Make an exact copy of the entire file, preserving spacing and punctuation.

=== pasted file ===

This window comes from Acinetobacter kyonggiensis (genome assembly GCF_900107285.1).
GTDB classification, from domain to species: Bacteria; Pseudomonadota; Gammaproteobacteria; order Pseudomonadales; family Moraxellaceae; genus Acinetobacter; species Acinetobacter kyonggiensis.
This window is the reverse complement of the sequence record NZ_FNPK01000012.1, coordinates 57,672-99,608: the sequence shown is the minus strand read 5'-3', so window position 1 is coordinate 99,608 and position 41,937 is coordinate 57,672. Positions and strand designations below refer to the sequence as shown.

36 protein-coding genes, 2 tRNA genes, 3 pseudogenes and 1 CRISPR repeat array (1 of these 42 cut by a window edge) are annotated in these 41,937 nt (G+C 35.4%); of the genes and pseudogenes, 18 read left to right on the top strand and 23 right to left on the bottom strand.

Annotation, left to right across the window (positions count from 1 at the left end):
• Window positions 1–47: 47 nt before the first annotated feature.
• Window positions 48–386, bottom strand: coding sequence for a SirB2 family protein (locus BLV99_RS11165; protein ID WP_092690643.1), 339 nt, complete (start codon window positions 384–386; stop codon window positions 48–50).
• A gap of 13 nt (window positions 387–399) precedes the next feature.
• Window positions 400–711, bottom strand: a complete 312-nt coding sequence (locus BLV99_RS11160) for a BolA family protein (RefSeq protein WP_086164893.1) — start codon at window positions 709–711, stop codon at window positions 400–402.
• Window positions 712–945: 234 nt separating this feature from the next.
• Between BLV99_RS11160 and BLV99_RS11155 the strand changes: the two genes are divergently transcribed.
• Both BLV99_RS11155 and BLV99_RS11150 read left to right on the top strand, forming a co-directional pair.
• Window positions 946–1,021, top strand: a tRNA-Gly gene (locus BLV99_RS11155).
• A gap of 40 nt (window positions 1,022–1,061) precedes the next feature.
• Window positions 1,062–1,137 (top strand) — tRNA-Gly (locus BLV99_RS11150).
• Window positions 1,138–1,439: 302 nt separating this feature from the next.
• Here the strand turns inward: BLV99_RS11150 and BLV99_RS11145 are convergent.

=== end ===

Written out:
This window comes from Acinetobacter kyonggiensis (genome assembly GCF_900107285.1).
GTDB classification, from domain to species: Bacteria; Pseudomonadota; Gammaproteobacteria; order Pseudomonadales; family Moraxellaceae; genus Acinetobacter; species Acinetobacter kyonggiensis.
This window is the reverse complement of the sequence record NZ_FNPK01000012.1, coordinates 57,672-99,608: the sequence shown is the minus strand read 5'-3', so window position 1 is coordinate 99,608 and position 41,937 is coordinate 57,672. Positions and strand designations below refer to the sequence as shown.

36 protein-coding genes, 2 tRNA genes, 3 pseudogenes and 1 CRISPR repeat array (1 of these 42 cut by a window edge) are annotated in these 41,937 nt (G+C 35.4%); of the genes and pseudogenes, 18 read left to right on the top strand and 23 right to left on the bottom strand.

Annotation, left to right across the window (positions count from 1 at the left end):
• Window positions 1–47: 47 nt before the first annotated feature.
• Window positions 48–386, bottom strand: coding sequence for a SirB2 family protein (locus BLV99_RS11165; protein ID WP_092690643.1), 339 nt, complete (start codon window positions 384–386; stop codon window positions 48–50).
• A gap of 13 nt (window positions 387–399) precedes the next feature.
• Window positions 400–711, bottom strand: a complete 312-nt coding sequence (locus BLV99_RS11160) for a BolA family protein (RefSeq protein WP_086164893.1) — start codon at window positions 709–711, stop codon at window positions 400–402.
• Window positions 712–945: 234 nt separating this feature from the next.
• Between BLV99_RS11160 and BLV99_RS11155 the strand changes: the two genes are divergently transcribed.
• Both BLV99_RS11155 and BLV99_RS11150 read left to right on the top strand, forming a co-directional pair.
• Window positions 946–1,021, top strand: a tRNA-Gly gene (locus BLV99_RS11155).
• A gap of 40 nt (window positions 1,022–1,061) precedes the next feature.
• Window positions 1,062–1,137 (top strand) — tRNA-Gly (locus BLV99_RS11150).
• Window positions 1,138–1,439: 302 nt separating this feature from the next.
• Here the strand turns inward: BLV99_RS11150 and BLV99_RS11145 are convergent.